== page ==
Frequency-response curves of the initially curved functionally graded extensible microbeam: (a) and (b) the maximum and minimum amplitudes of the first generalized coordinate of the transverse motion, (c) the maximum amplitude of the first generalized coordinate of the rotational motion, and (d) the minimum amplitude of the first generalized coordinate of the axial motion. n = 2, ls = 0.2, A0 = 0.2, f1 = 6.0, and ζ = 0.0125. Solid and dashed lines represent the stable and unstable solutions, respectively.

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Fig. 7

Frequency-response curves of the initially curved functionally graded extensible microbeam: (a) and (b) the maximum amplitudes of the first generalized coordinate of the transverse and rotational motions, respectively, and (c) the minimum amplitude of the first generalized coordinate of the axial motion. n = 2, ls = 0.2, A0 = 0.4, f1 = 6.0, and ζ = 0.0125. Solid and dashed lines represent the stable and unstable solutions, respectively.

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Fig. 8

Frequency-response curves of the initially curved functionally graded extensible microbeam: (a) and (b) the maximum amplitudes of the first generalized coordinate of the transverse and rotational motions, respectively, and (c) the minimum amplitude of the first generalized coordinate of the axial motion. n = 2, ls = 0.2, A0 = 0.4, f1 = 10.0, and ζ = 0.0125. Solid and dashed lines represent the stable and unstable solutions, respectively.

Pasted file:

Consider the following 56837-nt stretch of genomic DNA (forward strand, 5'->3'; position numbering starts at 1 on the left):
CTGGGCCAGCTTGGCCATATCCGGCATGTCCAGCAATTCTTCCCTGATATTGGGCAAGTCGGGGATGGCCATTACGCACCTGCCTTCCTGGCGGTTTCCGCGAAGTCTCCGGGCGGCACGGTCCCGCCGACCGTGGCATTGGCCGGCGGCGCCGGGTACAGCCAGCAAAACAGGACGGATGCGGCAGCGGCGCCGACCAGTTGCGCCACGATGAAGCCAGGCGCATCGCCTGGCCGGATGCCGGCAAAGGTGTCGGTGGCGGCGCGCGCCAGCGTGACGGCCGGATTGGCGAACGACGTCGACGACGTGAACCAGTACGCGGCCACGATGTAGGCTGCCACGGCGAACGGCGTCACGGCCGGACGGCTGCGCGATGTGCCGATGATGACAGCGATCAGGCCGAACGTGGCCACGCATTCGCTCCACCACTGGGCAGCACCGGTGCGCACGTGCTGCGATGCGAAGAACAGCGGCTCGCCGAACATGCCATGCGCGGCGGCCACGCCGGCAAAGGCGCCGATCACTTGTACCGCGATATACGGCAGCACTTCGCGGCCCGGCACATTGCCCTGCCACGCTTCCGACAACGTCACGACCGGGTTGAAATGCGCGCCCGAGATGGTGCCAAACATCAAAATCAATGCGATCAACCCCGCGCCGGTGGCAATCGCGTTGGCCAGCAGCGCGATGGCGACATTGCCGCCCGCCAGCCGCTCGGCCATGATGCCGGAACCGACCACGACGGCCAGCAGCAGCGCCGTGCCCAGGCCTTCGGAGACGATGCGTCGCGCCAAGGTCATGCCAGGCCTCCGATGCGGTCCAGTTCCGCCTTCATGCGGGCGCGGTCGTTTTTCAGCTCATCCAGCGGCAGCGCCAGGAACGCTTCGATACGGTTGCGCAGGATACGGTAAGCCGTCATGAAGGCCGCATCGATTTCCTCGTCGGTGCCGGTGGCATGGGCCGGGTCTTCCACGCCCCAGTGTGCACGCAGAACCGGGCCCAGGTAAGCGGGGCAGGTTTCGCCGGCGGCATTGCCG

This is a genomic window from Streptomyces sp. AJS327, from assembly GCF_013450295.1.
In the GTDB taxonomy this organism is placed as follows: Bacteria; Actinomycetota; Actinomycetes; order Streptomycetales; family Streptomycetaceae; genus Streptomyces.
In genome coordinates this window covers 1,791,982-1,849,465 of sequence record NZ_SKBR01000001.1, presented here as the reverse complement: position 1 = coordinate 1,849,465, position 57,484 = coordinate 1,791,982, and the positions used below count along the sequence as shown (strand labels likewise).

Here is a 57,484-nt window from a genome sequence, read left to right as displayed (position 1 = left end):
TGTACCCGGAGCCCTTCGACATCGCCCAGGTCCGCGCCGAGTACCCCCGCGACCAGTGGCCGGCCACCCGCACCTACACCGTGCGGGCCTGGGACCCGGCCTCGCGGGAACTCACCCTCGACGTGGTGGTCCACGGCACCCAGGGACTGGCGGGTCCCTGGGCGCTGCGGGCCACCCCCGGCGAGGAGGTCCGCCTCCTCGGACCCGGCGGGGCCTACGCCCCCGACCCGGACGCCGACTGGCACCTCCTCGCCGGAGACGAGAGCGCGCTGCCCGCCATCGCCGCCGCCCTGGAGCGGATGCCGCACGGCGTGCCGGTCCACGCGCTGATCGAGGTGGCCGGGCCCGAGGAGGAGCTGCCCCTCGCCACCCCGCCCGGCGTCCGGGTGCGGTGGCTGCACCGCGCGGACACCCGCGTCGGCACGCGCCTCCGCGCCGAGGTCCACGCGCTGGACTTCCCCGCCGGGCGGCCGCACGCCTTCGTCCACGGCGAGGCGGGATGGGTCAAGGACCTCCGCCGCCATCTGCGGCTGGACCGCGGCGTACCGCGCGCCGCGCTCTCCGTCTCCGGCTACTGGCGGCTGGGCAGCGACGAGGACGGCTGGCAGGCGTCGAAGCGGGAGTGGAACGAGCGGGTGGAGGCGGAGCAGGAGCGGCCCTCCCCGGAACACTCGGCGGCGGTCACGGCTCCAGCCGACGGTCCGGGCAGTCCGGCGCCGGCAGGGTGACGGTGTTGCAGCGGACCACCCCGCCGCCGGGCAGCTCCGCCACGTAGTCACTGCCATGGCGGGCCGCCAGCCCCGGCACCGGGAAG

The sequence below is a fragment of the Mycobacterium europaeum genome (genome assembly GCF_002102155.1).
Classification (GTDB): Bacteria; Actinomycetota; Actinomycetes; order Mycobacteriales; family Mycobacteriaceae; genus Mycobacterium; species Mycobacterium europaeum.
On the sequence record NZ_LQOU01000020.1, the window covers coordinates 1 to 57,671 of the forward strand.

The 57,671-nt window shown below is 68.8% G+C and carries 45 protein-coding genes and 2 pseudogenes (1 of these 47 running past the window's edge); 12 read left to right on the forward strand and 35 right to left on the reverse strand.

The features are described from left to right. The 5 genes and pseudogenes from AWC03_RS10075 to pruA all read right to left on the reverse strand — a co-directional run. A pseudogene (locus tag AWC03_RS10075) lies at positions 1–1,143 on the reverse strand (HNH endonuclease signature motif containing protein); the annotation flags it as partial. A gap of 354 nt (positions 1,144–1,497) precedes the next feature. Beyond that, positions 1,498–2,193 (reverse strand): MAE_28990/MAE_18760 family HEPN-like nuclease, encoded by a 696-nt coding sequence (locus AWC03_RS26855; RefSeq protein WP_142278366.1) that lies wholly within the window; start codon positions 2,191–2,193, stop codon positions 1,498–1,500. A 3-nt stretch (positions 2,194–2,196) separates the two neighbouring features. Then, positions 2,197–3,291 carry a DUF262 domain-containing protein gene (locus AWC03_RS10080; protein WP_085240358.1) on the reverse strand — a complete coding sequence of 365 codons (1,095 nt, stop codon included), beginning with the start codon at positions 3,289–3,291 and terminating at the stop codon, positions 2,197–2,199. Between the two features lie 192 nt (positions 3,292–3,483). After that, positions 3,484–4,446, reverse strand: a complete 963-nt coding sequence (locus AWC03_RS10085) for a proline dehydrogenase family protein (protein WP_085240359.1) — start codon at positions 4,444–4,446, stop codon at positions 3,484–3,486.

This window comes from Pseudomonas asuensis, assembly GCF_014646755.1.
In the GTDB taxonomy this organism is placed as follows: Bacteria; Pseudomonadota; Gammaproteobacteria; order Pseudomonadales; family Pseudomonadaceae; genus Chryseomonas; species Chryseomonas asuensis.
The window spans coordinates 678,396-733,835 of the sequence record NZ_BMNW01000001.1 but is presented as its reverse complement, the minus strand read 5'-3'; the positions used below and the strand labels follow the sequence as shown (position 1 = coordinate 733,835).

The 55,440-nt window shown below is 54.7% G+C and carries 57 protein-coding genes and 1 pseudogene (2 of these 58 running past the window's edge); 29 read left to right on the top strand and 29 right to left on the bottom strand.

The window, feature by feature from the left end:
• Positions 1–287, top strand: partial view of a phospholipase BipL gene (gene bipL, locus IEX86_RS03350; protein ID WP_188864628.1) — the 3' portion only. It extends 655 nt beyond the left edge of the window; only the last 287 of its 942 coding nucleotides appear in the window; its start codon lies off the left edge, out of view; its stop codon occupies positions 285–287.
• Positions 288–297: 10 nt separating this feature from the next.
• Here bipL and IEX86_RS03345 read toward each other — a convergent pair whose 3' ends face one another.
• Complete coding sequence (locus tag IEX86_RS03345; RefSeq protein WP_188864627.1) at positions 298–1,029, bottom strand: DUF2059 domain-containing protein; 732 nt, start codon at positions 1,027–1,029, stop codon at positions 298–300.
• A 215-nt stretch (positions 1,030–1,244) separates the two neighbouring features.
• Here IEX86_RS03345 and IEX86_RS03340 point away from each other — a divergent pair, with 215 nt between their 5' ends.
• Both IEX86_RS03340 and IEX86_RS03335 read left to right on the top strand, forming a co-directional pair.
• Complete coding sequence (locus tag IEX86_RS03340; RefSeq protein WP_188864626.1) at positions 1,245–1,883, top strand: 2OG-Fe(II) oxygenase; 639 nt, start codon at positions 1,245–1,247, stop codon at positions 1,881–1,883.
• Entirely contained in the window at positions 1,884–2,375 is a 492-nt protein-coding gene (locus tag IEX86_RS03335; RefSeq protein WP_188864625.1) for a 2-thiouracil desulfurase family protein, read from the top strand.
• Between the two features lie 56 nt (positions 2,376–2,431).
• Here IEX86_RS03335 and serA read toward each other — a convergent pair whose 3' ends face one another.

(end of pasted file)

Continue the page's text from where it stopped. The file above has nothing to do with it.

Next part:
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Fig. 9

Force-response curves of the initially curved functionally graded extensible microbeam: (a) and (b) the maximum and minimum amplitudes of the first generalized coordinate of the transverse motion. n = 2, ls = 0.2, A0 = 0.2, Ω/ω1 = 1.02, and ζ = 0.0125. Solid and dashed lines represent the stable and unstable solutions, respectively.

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Fig. 10

Force-response curves of the initially curved functionally graded extensible microbeam: (a) and (b) the maximum and minimum amplitudes of the first generalized coordinate of the transverse motion. n = 2, ls = 0.2, A0 = 0.5, Ω/ω1 = 0.85, and ζ = 0.0125. Solid and dashed lines represent the stable and unstable solutions, respectively.

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Fig. 11

Frequency-response curves of the initially curved functionally graded extensible microbeam: (a) and (b) the maximum and minimum amplitudes of the first generalized coordinate of the transverse motion, for different values of material gradient indices (ceramic (n = 0), n = 2, n = 5, and metal); ls = 0.2, A0 = 0.2, f1 = 6.0, and ζ = 0.0125

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Fig. 12

Frequency-response curves of the initially curved functionally graded extensible microbeam: (a) and (b) the maximum and minimum amplitudes of the first generalized coordinate of the transverse motion, for different values of initial imperfections (A0 = 0.2, 0.3, 0.4, and 0.5); n = 2, ls = 0.2, f1 = 6.0, and ζ = 0.0125

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Fig. 13

Frequency-response curves of the initially curved functionally graded extensible microbeam: (a) and (b) the maximum and minimum amplitudes of the first generalized coordinate of the transverse motion, for different values of dimensionless length-scale parameter (ls = 0.0, 0.2, 0.4, and 0.6); n = 2, A0 = 0.2, f1 = 6.0, and ζ = 0.0125